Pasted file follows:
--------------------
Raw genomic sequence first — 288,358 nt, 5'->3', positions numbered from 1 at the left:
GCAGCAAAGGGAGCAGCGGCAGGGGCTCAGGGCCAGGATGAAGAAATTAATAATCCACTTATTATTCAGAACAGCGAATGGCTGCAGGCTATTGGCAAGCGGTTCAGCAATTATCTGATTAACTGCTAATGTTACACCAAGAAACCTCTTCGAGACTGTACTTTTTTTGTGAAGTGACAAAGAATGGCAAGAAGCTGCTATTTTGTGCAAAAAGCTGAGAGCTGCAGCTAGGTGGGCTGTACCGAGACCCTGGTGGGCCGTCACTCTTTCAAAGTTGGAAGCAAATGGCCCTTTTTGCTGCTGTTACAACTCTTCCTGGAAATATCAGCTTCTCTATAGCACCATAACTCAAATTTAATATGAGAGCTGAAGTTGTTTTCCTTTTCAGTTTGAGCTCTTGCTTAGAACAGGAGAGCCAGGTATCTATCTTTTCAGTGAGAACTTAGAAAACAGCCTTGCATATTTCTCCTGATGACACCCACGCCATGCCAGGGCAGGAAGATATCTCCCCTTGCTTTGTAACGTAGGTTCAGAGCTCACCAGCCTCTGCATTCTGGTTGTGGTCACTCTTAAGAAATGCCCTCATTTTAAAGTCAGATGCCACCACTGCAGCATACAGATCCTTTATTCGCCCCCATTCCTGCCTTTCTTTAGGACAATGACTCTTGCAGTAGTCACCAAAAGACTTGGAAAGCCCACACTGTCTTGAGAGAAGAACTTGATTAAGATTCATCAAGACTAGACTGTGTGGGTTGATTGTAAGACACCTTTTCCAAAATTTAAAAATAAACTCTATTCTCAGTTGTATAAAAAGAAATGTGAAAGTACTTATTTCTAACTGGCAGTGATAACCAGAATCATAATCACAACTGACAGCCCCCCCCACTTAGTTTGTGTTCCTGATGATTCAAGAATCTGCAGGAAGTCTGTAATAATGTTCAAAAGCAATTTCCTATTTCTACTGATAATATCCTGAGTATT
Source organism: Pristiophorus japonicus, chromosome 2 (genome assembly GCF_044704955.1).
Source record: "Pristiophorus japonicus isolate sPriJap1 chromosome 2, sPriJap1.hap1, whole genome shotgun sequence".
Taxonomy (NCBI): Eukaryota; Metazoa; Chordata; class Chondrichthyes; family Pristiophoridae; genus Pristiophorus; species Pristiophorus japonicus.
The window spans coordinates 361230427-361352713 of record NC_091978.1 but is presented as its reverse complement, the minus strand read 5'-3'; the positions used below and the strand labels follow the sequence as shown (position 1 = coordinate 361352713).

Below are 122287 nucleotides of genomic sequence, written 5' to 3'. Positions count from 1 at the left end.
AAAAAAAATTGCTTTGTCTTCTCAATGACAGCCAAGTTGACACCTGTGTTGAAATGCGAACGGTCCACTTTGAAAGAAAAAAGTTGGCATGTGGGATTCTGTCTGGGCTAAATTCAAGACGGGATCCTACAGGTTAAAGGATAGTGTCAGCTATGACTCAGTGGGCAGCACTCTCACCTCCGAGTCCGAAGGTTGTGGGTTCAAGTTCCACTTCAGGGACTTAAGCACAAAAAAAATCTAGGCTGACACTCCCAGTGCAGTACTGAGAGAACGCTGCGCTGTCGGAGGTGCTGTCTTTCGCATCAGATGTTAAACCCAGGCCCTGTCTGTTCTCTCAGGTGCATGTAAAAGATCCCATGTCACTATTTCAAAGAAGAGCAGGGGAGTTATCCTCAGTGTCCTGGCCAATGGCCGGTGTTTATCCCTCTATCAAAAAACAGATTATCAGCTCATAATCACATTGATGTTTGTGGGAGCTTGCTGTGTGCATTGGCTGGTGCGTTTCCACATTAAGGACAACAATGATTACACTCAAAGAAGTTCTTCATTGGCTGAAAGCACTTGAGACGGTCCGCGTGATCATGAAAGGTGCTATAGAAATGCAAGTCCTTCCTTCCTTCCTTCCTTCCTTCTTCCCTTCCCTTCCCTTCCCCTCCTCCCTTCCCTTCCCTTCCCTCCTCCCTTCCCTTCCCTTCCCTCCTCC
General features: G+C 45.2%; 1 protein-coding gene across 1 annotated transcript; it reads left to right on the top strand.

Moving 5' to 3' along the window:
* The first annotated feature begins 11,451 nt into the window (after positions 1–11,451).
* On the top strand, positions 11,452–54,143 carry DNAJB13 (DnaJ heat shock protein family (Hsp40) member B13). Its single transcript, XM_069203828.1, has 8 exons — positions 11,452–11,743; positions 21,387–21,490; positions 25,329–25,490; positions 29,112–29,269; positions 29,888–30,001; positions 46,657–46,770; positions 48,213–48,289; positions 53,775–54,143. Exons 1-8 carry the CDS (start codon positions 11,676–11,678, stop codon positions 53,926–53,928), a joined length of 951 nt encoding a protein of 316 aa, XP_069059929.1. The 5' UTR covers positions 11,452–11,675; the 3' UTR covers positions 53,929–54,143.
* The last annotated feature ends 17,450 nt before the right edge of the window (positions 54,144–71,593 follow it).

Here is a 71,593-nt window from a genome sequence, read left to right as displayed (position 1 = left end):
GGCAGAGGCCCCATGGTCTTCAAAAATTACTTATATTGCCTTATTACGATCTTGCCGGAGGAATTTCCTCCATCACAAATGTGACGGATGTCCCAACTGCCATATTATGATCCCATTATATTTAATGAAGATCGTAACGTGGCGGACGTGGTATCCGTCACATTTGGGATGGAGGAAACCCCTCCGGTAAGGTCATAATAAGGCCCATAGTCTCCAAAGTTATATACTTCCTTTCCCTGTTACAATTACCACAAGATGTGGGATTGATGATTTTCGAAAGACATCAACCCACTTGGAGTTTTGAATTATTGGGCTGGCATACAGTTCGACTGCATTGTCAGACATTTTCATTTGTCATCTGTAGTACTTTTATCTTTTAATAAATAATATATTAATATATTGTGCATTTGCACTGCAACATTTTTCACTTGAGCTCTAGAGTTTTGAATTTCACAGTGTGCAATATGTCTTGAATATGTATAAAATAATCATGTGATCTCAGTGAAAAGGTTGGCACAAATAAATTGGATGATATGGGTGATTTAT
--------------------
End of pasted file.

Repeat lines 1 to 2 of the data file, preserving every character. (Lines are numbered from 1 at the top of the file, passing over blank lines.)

Raw genomic sequence first — 288,358 nt, 5'->3', positions numbered from 1 at the left:
GCAGCAAAGGGAGCAGCGGCAGGGGCTCAGGGCCAGGATGAAGAAATTAATAATCCACTTATTATTCAGAACAGCGAATGGCTGCAGGCTATTGGCAAGCGGTTCAGCAATTATCTGATTAACTGCTAATGTTACACCAAGAAACCTCTTCGAGACTGTACTTTTTTTGTGAAGTGACAAAGAATGGCAAGAAGCTGCTATTTTGTGCAAAAAGCTGAGAGCTGCAGCTAGGTGGGCTGTACCGAGACCCTGGTGGGCCGTCACTCTTTCAAAGTTGGAAGCAAATGGCCCTTTTTGCTGCTGTTACAACTCTTCCTGGAAATATCAGCTTCTCTATAGCACCATAACTCAAATTTAATATGAGAGCTGAAGTTGTTTTCCTTTTCAGTTTGAGCTCTTGCTTAGAACAGGAGAGCCAGGTATCTATCTTTTCAGTGAGAACTTAGAAAACAGCCTTGCATATTTCTCCTGATGACACCCACGCCATGCCAGGGCAGGAAGATATCTCCCCTTGCTTTGTAACGTAGGTTCAGAGCTCACCAGCCTCTGCATTCTGGTTGTGGTCACTCTTAAGAAATGCCCTCATTTTAAAGTCAGATGCCACCACTGCAGCATACAGATCCTTTATTCGCCCCCATTCCTGCCTTTCTTTAGGACAATGACTCTTGCAGTAGTCACCAAAAGACTTGGAAAGCCCACACTGTCTTGAGAGAAGAACTTGATTAAGATTCATCAAGACTAGACTGTGTGGGTTGATTGTAAGACACCTTTTCCAAAATTTAAAAATAAACTCTATTCTCAGTTGTATAAAAAGAAATGTGAAAGTACTTATTTCTAACTGGCAGTGATAACCAGAATCATAATCACAACTGACAGCCCCCCCCACTTAGTTTGTGTTCCTGATGATTCAAGAATCTGCAGGAAGTCTGTAATAATGTTCAAAAGCAATTTCCTATTTCTACTGATAATATCCTGAGTATT